Alibaba Cloud offers flexible Elastic Compute Service (ECS) products for running powerful Virtual Private Servers (VPS). With their simple and transparent pricing starting from $4.50/month, you can set up a remote server to cater for all your cloud hosting needs.

You can deploy an Alibaba Cloud ECS instance in a few minutes right from their friendly console and scale resources up or down depending on your cloud computing needs.

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Use Docker Instead of Kubernetes

Today we are all talking about containers and container-based infrastructure.  But what is this container technology? And how does it solve today problems?

I am using containers myself and of course, I am fascinated by this server technology. Containers can really simplify things. After more than 20 years in building server applications, I have experienced many problems very closely.

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How to Use the AWS CLI

The AWS Command Line Interface (CLI) is for managing your AWS services from a terminal session on your own client, allowing you to control and configure multiple AWS services.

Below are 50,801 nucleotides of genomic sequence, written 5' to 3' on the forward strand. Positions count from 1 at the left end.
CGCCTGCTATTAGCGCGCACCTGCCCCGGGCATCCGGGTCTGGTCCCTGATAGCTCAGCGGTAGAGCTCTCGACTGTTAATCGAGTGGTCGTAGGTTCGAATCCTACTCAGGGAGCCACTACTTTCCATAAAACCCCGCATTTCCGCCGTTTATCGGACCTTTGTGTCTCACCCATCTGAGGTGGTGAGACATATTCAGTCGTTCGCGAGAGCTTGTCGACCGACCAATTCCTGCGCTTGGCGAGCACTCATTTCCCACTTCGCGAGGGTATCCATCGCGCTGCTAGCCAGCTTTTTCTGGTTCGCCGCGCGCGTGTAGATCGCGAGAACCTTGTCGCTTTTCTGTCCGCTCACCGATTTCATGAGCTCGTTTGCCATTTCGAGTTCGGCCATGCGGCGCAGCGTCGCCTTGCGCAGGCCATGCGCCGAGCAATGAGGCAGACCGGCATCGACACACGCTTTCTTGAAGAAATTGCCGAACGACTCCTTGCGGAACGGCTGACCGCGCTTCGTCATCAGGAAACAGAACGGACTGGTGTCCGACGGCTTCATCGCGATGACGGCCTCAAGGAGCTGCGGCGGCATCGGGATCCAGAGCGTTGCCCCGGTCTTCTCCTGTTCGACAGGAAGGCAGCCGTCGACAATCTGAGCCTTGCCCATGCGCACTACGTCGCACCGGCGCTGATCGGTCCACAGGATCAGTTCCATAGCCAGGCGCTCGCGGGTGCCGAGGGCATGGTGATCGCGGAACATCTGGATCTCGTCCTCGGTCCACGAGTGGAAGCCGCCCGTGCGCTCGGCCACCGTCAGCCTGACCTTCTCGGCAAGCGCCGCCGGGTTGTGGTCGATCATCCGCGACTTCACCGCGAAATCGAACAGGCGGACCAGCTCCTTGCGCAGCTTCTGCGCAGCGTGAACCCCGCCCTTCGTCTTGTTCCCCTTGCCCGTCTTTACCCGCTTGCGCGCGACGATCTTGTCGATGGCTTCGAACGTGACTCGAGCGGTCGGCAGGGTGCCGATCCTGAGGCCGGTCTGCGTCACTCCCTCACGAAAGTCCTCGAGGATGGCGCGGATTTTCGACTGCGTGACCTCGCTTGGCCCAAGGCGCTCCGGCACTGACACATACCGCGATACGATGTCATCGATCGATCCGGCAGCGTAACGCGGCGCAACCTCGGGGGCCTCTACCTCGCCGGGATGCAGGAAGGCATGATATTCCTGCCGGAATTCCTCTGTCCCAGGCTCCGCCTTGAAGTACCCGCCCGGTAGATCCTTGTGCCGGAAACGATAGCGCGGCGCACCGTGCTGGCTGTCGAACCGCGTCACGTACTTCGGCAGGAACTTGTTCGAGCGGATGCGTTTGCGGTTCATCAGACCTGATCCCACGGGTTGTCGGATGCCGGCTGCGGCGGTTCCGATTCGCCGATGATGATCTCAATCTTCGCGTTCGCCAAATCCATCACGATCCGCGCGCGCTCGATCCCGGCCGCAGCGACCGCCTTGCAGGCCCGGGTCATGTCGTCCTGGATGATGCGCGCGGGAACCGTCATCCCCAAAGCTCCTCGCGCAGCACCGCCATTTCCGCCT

So you’ve been using AWS for awhile and finally feel comfortable clicking your way through all the services. However, you may have noticed that there is more to AWS than the default eye-catching browser console.

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Corwin on Containers [Video]

Corwin Brown (BloomReach) presents a deep dive into the history of containers as well as an introduction to how they work under the covers. This includes a discussion around Control Groups and Process Namespaces, as well as touching on some underlying syscalls, such as Fork and Clone. 

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Customization and Externalization of Property Files in Spring Boot

By now, you must know why we use Spring boot. Yep, that’s it — because it’s developer friendly! As the features and complexity of the Spring framework are growing, the configuration of your project becomes a more tedious task. To counter the issues developers on the Pivotal team come up with, the Spring Boot project and Spring Jira are improving containerless applications, which triggered the idea of Spring Boot.

Let’s have a look at the configuration for the customization and externalization of property files that can be done in a Spring Boot application.

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How to Set Up Your First CentOS 7 Server on Alibaba Cloud